Strength and Weaknesses: The major strength of the paper is the dataset, which is from the Danish Civil Registration System. The sample for the study was very large (including a large number of individuals with schizophrenia), and nationally representative.
A limitation is that some unmeasured factors may also be at play. Smoking and alcohol use, increased among individuals with schizophrenia, may increase risk of autoimmune disorders. Psychological stress may also be a trigger. The paper raises the interesting suggestion of a biological interaction between schizophrenia and infectious disease in increasing the risk of developing an autoimmune disease, but these analyses cannot determine the nature of this (i.e., whether infection might be a common risk factor for both schizophrenia and autoimmune disorders).
Relevance: Previous studies have demonstrated an increased risk of psychotic disorders among individuals with autoimmune disorders. This study used large population-based national registries from Denmark to demonstrate the reverse temporal direction: patients with schizophrenia are at increased risk of incident autoimmune disorders.
Objective: Previous research has found an increased risk of schizophrenia in individuals with autoimmune diseases and smaller but significant associations with a family history of autoimmune diseases. This study investigates, for the first time, the association between schizophrenia and subsequent autoimmune diseases (the reverse temporality) and also considers the effect of infections, a possible risk factor for both schizophrenia and autoimmune diseases.
Method: Danish nationwide registers were linked to establish a cohort of 3.83 million people, identifying 39,364 individuals with schizophrenia-like psychosis and 142,328 individuals with autoimmune disease. Data were analyzed using survival analysis and adjusted for calendar year, age, and sex.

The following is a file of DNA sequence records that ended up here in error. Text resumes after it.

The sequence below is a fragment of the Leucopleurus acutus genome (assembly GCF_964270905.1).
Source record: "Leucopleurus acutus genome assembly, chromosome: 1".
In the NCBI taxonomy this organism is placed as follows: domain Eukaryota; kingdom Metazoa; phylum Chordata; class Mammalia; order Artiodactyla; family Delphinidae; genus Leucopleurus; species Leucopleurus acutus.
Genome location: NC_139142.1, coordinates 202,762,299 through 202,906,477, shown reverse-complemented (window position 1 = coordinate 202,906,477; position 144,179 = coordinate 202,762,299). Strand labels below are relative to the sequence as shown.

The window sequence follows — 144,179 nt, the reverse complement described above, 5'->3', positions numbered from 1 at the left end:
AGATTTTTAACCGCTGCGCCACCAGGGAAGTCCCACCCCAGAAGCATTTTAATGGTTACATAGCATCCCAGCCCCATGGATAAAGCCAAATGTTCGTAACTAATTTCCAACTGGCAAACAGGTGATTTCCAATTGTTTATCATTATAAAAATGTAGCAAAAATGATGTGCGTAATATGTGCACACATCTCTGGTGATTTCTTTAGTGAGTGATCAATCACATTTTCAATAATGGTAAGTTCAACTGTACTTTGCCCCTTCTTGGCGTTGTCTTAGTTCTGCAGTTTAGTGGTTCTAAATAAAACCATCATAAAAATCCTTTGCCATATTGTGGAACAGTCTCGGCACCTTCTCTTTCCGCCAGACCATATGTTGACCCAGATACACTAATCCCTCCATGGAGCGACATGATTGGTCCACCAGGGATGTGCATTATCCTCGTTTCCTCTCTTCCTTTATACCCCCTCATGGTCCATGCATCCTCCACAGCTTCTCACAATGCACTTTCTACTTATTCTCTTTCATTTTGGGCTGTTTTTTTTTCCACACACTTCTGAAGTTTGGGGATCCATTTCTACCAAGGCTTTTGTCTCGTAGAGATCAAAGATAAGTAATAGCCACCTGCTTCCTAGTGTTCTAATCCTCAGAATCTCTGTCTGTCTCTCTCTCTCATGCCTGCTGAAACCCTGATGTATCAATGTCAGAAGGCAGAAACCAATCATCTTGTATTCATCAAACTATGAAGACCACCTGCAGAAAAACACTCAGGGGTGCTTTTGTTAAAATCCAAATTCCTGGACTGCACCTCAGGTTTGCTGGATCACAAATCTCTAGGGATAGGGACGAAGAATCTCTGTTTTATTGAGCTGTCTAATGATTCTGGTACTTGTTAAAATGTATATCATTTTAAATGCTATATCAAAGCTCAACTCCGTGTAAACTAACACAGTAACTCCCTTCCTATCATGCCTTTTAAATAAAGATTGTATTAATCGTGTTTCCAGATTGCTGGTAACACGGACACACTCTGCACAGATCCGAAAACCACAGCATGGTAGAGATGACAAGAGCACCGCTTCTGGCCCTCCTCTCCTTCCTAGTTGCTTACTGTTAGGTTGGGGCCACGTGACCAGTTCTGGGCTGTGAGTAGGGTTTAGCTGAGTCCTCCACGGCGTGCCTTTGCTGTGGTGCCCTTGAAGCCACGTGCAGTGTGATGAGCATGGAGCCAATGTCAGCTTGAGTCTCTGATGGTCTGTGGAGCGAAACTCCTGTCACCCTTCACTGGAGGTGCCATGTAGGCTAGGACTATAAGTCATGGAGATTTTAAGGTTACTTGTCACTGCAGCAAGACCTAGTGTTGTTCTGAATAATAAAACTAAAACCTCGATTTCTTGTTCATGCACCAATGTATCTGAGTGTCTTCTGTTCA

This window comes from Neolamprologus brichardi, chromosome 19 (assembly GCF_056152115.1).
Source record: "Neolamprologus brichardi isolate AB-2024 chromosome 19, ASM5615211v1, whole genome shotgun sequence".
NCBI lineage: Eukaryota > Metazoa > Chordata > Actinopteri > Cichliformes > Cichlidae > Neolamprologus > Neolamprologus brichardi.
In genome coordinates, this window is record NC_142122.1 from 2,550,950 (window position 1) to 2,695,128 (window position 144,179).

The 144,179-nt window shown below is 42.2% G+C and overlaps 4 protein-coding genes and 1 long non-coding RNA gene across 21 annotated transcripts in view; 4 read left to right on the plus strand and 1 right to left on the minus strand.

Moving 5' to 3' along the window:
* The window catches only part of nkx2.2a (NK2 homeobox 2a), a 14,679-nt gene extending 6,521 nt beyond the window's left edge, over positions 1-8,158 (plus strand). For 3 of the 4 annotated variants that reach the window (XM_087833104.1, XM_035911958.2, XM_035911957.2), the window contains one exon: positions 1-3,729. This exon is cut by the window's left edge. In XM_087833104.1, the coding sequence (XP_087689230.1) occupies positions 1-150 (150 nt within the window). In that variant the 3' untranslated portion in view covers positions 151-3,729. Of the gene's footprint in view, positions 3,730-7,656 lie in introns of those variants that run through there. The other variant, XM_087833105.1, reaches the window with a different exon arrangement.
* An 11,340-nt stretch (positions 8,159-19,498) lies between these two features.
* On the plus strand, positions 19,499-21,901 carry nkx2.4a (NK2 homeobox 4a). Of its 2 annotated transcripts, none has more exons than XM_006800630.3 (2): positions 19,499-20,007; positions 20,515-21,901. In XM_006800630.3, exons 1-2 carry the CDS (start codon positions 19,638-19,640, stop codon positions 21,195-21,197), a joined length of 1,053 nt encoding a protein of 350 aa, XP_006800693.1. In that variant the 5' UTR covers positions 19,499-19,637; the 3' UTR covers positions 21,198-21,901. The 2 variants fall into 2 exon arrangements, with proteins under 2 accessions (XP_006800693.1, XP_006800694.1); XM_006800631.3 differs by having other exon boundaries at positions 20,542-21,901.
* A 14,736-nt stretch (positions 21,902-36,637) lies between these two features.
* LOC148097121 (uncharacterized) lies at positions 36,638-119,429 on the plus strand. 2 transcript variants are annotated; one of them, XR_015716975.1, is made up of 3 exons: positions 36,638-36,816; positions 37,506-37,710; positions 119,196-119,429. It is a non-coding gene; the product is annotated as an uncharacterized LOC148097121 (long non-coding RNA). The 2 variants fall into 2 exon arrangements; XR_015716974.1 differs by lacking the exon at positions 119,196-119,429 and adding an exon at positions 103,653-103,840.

Results: Individuals with schizophrenia had an elevated risk of subsequent autoimmune diseases, with an incidence rate ratio of 1.53 (95% CI=1.46–1.62). Among persons without hospital contacts for infections, the effect of having schizophrenia was smaller, with an increased incidence rate ratio of 1.32 (95% CI=1.22–1.43) for autoimmune diseases. For individuals with schizophrenia as well as hospital contacts for infections, the combined risk of autoimmune diseases was 2.70 (95% CI=2.51–2.89). A family history of schizophrenia slightly increased the overall risk of developing autoimmune diseases (incidence rate ratio=1.06, 95% CI=1.02–1.09). Autoimmune diseases developed subsequently in 3.6% of people with schizophrenia, and 3.1% of people with autoimmune diseases had a family history of schizophrenia.
Conclusions: The increased risk of subsequent autoimmune diseases in individuals with schizophrenia may involve neuropsychiatric manifestations from the undiagnosed autoimmune disease, medical treatment or lifestyle associated with schizophrenia, or common etiological mechanisms, such as infections and shared genetic factors.